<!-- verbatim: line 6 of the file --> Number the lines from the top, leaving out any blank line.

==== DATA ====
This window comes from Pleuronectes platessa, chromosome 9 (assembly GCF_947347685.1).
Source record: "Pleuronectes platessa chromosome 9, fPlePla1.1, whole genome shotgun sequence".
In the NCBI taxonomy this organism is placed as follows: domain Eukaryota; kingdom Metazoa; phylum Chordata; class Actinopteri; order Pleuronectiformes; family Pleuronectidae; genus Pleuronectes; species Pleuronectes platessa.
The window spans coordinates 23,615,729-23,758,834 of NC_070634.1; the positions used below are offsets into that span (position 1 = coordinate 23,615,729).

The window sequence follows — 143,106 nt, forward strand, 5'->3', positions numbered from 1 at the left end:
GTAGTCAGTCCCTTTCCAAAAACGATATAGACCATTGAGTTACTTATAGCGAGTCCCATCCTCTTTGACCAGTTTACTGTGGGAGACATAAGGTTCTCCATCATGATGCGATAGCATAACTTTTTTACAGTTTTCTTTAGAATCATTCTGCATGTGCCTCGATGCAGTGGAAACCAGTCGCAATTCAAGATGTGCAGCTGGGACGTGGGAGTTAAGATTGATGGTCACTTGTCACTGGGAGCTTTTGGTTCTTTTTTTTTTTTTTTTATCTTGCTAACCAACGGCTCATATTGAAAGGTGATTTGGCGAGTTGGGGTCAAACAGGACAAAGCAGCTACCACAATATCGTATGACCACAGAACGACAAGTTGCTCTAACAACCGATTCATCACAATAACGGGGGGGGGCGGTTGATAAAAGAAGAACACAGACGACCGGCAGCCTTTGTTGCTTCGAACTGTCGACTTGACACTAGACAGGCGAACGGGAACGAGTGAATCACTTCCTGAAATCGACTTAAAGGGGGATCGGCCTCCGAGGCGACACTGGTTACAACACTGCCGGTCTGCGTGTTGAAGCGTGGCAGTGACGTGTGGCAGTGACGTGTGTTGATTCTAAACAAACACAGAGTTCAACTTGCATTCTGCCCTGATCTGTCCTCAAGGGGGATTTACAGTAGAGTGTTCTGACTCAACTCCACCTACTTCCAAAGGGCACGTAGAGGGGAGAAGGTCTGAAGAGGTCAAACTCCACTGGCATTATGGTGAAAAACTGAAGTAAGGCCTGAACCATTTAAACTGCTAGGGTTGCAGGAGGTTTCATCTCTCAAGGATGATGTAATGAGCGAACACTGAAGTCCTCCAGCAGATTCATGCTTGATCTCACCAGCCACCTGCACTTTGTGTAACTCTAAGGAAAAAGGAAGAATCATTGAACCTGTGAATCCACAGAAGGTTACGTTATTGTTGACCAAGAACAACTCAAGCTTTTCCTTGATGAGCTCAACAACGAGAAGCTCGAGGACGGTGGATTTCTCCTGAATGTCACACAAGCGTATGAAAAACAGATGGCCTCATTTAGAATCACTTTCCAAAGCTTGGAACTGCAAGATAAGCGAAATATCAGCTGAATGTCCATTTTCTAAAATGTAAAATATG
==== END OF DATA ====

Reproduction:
GTAGTCAGTCCCTTTCCAAAAACGATATAGACCATTGAGTTACTTATAGCGAGTCCCATCCTCTTTGACCAGTTTACTGTGGGAGACATAAGGTTCTCCATCATGATGCGATAGCATAACTTTTTTACAGTTTTCTTTAGAATCATTCTGCATGTGCCTCGATGCAGTGGAAACCAGTCGCAATTCAAGATGTGCAGCTGGGACGTGGGAGTTAAGATTGATGGTCACTTGTCACTGGGAGCTTTTGGTTCTTTTTTTTTTTTTTTTATCTTGCTAACCAACGGCTCATATTGAAAGGTGATTTGGCGAGTTGGGGTCAAACAGGACAAAGCAGCTACCACAATATCGTATGACCACAGAACGACAAGTTGCTCTAACAACCGATTCATCACAATAACGGGGGGGGGCGGTTGATAAAAGAAGAACACAGACGACCGGCAGCCTTTGTTGCTTCGAACTGTCGACTTGACACTAGACAGGCGAACGGGAACGAGTGAATCACTTCCTGAAATCGACTTAAAGGGGGATCGGCCTCCGAGGCGACACTGGTTACAACACTGCCGGTCTGCGTGTTGAAGCGTGGCAGTGACGTGTGGCAGTGACGTGTGTTGATTCTAAACAAACACAGAGTTCAACTTGCATTCTGCCCTGATCTGTCCTCAAGGGGGATTTACAGTAGAGTGTTCTGACTCAACTCCACCTACTTCCAAAGGGCACGTAGAGGGGAGAAGGTCTGAAGAGGTCAAACTCCACTGGCATTATGGTGAAAAACTGAAGTAAGGCCTGAACCATTTAAACTGCTAGGGTTGCAGGAGGTTTCATCTCTCAAGGATGATGTAATGAGCGAACACTGAAGTCCTCCAGCAGATTCATGCTTGATCTCACCAGCCACCTGCACTTTGTGTAACTCTAAGGAAAAAGGAAGAATCATTGAACCTGTGAATCCACAGAAGGTTACGTTATTGTTGACCAAGAACAACTCAAGCTTTTCCTTGATGAGCTCAACAACGAGAAGCTCGAGGACGGTGGATTTCTCCTGAATGTCACACAAGCGTATGAAAAACAGATGGCCTCATTTAGAATCACTTTCCAAAGCTTGGAACTGCAAGATAAGCGAAATATCAGCTGAATGTCCATTTTCTAAAATGTAAAATATG